The hike is reportedly 10 kilometres return with approximately 700 metres of elevation gain. We made it to the summit in 90 minutes but I think the average time is closer to two hours. From the summit allow another couple of hours for wandering to the peak beyond Table Mountain. It’s easy hiking once on top with 360 degree views. I recommend poles for the descent.

Read: Alberta’s Fabulous Table Mountain Hike 

It's worth the climb up Table Mountain to get this view

It’s worth the climb up Table Mountain to get this view

Saskatchewan day hikes

Boreal Trail, Meadow Lake Provincial Park

The Boreal Trail is Saskatchewan’s longest hiking trail – but most people don’t do the whole thing. Instead they bite off chunks of the trail that can be done in a day. If you’re with a group, even better as you can arrange a shuttle and cover more ground. 

The trail showcases the beauty of the Boreal forest. I think it’s particularly pretty at the western end of the trail. Hike through lovely stands of birch trees, past the odd lake – and listen for the bird song. Some of the trail feels wild and remote – and some does not, especially any sections you share with the ATV crowd. 

Check the Meadow Lake Provincial Park website before you go as some sections of the trail suffered significant damage in summer 2019.

Read: The Boreal Trail Hike in Meadow Lake Provincial Park  

Starting the Boreal Trail at its western end

Starting the Boreal Trail at its western end in Meadow Lake Provincial Park

Grasslands National Park

You’ll find both front-country and backcountry hiking in Grasslands National Park down in southern Saskatchewan.

Front-country hikes are accessible and you don’t need strong navigation skills – just common sense. Some of the trails to consider include 70 Mile Butte Trail which gets you to the highest point in the park. It’s particularly lovely – in its quiet way – with loads of grasses and lichen-covered rocks about.

Two other choices in the west block of the park include the Two Trees Trail and the Riverwalk Trail. Fall is lovely as its cooler and the bugs are gone. Night skies here are amazing.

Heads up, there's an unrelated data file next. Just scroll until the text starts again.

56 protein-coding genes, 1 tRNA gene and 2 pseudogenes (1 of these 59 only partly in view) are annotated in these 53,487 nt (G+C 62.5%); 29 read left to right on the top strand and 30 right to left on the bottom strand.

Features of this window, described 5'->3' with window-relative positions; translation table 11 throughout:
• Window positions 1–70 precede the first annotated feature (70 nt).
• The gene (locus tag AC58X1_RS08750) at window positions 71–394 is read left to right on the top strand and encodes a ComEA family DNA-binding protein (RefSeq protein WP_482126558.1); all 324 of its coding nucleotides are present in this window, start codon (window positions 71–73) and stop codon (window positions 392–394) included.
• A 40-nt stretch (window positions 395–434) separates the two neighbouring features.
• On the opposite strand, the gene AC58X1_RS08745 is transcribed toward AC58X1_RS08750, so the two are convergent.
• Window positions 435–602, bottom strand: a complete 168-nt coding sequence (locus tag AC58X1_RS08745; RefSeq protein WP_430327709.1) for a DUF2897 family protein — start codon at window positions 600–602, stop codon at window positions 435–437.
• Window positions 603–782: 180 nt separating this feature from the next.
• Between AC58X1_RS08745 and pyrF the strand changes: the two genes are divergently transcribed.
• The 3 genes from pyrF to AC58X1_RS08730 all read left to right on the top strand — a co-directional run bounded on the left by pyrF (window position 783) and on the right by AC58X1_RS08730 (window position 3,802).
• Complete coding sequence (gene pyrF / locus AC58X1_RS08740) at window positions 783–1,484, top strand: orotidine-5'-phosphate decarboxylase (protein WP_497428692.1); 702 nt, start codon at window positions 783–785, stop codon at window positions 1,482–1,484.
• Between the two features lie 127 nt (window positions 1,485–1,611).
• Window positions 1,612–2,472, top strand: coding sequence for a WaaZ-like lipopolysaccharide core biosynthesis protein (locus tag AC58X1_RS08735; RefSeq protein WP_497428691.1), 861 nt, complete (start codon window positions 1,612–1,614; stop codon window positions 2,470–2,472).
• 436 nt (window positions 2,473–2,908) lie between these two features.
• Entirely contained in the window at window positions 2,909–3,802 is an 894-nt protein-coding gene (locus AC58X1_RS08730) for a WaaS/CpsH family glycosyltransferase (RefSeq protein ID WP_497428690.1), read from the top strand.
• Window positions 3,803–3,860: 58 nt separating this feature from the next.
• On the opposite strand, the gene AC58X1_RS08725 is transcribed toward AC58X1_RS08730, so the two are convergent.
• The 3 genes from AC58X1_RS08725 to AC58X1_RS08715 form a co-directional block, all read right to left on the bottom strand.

Read: Hiking in Grasslands National Park, Saskatchewan 

Beautiful prairie skies and colours in Grasslands National Park in the fall

Beautiful prairie skies and colours in Grasslands National Park in the fall

Manitoba day hikes

Gorge Creek Trail, Riding Mountain National Park

Called one of the top hikes in Riding Mountain National Park, this trail will probably surprise you with its range of ecosystems. Hike up and down the Manitoba escarpment – keeping an eye out for poison ivy and black bears.

Enjoy swaths of wildflowers as tall as a human, views of the plains and a forest so lush you may think you’re in another country and not a prairie province. 

Allow 3.5 – 5 hours to hike the 12.8 kilometre return trail with its 300 metres of elevation gain and loss.

Read: Gorge Creek Trail Hike, Riding Mountain National Park 

Walking through tall wildflowers on the Gorge Creek Trail

Walking through tall wildflowers on the Gorge Creek Trail

Spirit Sands hike, Spruce Woods Provincial Park

Near Brandon Manitoba is Spruce Woods Provincial Park, the home of Manitoba’s only sand dunes – located where the Boreal forest meets the Assiniboine River.

Allow three to four hours to explore all the trails that make up the Spirit Sands – Devil’s Punch Bowl combination. While the hiking is easy on the Spirit Sands trail, it can get very hot by noon on a summer day. All the hiking trails could be covered in as little as 90 minutes but at a meandering pace it could easily take three hours.

This is a great place to take kids. If you were driving the Trans-Canada Highway it would be a fine stop.

Read: The Spirit Sands Hike in Spruce Woods Provincial Park, Manitoba

Hiking the Spirit Sands Trail

Hiking the Spirit Sands Trail

Ontario day hikes

Top of the Giant, Sleeping Giant Provincial Park – one of the hikes in Canada with an airy view

If you want to enjoy superb views of Lake Superior do the 24 kilometre return hike to the Top of the Giant. Even though it’s a long hike, there is only 290 metres of elevation gain. The first 8 kilometres are completely flat so you can knock them off in a couple of hours. 

Interestingly, when you reach the Top of the Giant you’re still 45 minutes away from the high point. Be sure to go to the very end of the hike so you get the thrilling view over the cliff. At this point you’re at one of the highest points in Ontario overlooking the largest freshwater lake in the world by area. It’s quite a sight!

The hike is easily accessible from Thunder Bay as a day trip or you can camp in the park.

Read: The Top of the Giant Hike in Northwest Ontario 

Superb view from Top of the Giant

Superb view of Lake Superior from Top of the Giant hike

South Headland Trail, Pukaskwa National Park – one of the hikes in Canada that packs a punch in a short distance

The Southern Headland Trail is a mere 2.2 kilometres long but it packs a punch over its short length. Enjoy boardwalks, views of Lake Superior and beautiful beaches. You can knock it off in under an hour.

For a full-day hike, head to White River Canyon and Suspension Bridge on the Coastal Trail that runs for 60 kilometres. This is the easiest part of the longer hike and very enjoyable. Boardwalks, some lovely flat stretches through woods, and beautiful Playter Harbour are some of the highlights between the parking lot and the suspension bridge.

Read: A Hike on the Southern Headland Trail in Pukaskwa Park 

Views from the Southern Headland Trail, Pukaskwa National Park

The start of the views on the Southern Headland Trail, Pukaskwa National Park

Bruce Trail in Bruce Peninsula National Park